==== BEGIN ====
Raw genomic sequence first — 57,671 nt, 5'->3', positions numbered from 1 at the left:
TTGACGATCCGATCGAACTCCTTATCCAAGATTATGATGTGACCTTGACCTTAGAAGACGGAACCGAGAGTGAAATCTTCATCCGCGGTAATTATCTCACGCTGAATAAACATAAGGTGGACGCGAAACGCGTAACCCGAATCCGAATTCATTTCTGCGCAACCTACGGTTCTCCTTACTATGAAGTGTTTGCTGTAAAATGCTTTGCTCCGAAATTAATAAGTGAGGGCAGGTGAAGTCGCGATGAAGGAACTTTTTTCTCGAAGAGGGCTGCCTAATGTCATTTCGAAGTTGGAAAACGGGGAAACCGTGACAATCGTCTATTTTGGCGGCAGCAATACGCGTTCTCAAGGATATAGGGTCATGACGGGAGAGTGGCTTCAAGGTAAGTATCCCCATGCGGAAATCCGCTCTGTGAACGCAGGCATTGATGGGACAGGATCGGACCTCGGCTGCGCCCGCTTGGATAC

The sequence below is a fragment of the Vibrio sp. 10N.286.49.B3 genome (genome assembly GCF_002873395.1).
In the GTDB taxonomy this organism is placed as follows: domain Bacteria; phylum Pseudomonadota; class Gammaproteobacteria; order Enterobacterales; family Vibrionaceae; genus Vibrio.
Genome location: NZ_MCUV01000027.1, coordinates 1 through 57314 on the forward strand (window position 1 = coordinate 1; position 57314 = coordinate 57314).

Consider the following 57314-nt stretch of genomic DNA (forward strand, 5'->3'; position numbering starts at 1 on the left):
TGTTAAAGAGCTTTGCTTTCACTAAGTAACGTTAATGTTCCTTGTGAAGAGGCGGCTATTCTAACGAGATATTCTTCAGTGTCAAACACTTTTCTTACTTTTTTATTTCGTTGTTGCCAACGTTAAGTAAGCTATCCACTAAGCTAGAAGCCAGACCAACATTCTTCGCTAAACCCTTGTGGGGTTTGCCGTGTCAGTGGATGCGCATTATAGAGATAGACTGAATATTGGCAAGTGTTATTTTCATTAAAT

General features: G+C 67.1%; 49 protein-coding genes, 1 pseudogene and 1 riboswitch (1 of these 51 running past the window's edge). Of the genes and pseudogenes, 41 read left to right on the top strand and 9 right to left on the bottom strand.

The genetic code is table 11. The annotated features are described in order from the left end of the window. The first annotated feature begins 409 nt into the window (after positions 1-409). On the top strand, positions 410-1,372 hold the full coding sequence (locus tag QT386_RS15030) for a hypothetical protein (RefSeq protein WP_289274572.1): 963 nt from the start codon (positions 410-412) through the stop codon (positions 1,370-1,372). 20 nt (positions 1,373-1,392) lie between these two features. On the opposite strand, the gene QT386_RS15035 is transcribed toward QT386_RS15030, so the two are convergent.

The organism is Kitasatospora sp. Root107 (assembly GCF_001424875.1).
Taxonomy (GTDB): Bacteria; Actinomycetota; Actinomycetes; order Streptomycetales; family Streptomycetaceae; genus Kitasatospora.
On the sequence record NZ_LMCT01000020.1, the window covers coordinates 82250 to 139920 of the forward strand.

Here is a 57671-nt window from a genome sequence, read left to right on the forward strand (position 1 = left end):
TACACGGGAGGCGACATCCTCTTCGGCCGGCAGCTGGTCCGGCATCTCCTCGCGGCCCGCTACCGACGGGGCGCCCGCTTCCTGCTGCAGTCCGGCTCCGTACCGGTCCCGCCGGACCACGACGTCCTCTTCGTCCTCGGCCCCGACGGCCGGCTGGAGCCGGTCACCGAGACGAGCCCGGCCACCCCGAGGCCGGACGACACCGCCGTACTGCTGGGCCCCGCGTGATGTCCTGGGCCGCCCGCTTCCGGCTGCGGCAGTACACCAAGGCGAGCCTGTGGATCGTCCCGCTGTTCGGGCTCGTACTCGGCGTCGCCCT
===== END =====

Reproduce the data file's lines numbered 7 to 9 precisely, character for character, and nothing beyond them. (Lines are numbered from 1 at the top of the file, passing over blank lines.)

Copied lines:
TGTTAAAGAGCTTTGCTTTCACTAAGTAACGTTAATGTTCCTTGTGAAGAGGCGGCTATTCTAACGAGATATTCTTCAGTGTCAAACACTTTTCTTACTTTTTTATTTCGTTGTTGCCAACGTTAAGTAAGCTATCCACTAAGCTAGAAGCCAGACCAACATTCTTCGCTAAACCCTTGTGGGGTTTGCCGTGTCAGTGGATGCGCATTATAGAGATAGACTGAATATTGGCAAGTGTTATTTTCATTAAAT

General features: G+C 67.1%; 49 protein-coding genes, 1 pseudogene and 1 riboswitch (1 of these 51 running past the window's edge). Of the genes and pseudogenes, 41 read left to right on the top strand and 9 right to left on the bottom strand.

The genetic code is table 11. The annotated features are described in order from the left end of the window. The first annotated feature begins 409 nt into the window (after positions 1-409). On the top strand, positions 410-1,372 hold the full coding sequence (locus tag QT386_RS15030) for a hypothetical protein (RefSeq protein WP_289274572.1): 963 nt from the start codon (positions 410-412) through the stop codon (positions 1,370-1,372). 20 nt (positions 1,373-1,392) lie between these two features. On the opposite strand, the gene QT386_RS15035 is transcribed toward QT386_RS15030, so the two are convergent.